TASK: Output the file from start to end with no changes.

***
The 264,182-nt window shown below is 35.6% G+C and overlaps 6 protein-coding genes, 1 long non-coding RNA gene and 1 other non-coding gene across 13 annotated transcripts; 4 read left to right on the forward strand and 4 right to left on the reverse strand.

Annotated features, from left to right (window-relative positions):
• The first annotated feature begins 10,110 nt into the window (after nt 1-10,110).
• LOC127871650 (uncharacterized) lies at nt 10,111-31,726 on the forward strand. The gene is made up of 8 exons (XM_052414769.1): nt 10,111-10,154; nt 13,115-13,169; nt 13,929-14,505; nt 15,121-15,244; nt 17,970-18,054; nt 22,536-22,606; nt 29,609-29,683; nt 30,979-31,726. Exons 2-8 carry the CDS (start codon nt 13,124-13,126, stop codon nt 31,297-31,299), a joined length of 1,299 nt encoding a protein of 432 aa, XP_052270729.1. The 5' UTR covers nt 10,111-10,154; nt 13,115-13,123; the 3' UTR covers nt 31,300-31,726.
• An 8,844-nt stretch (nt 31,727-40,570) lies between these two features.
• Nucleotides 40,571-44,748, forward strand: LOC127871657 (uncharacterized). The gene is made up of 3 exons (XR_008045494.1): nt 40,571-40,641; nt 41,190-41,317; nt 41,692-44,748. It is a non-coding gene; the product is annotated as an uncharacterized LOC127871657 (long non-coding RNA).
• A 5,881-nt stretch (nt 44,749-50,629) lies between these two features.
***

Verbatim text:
The 264,182-nt window shown below is 35.6% G+C and overlaps 6 protein-coding genes, 1 long non-coding RNA gene and 1 other non-coding gene across 13 annotated transcripts; 4 read left to right on the forward strand and 4 right to left on the reverse strand.

Annotated features, from left to right (window-relative positions):
• The first annotated feature begins 10,110 nt into the window (after nt 1-10,110).
• LOC127871650 (uncharacterized) lies at nt 10,111-31,726 on the forward strand. The gene is made up of 8 exons (XM_052414769.1): nt 10,111-10,154; nt 13,115-13,169; nt 13,929-14,505; nt 15,121-15,244; nt 17,970-18,054; nt 22,536-22,606; nt 29,609-29,683; nt 30,979-31,726. Exons 2-8 carry the CDS (start codon nt 13,124-13,126, stop codon nt 31,297-31,299), a joined length of 1,299 nt encoding a protein of 432 aa, XP_052270729.1. The 5' UTR covers nt 10,111-10,154; nt 13,115-13,123; the 3' UTR covers nt 31,300-31,726.
• An 8,844-nt stretch (nt 31,727-40,570) lies between these two features.
• Nucleotides 40,571-44,748, forward strand: LOC127871657 (uncharacterized). The gene is made up of 3 exons (XR_008045494.1): nt 40,571-40,641; nt 41,190-41,317; nt 41,692-44,748. It is a non-coding gene; the product is annotated as an uncharacterized LOC127871657 (long non-coding RNA).
• A 5,881-nt stretch (nt 44,749-50,629) lies between these two features.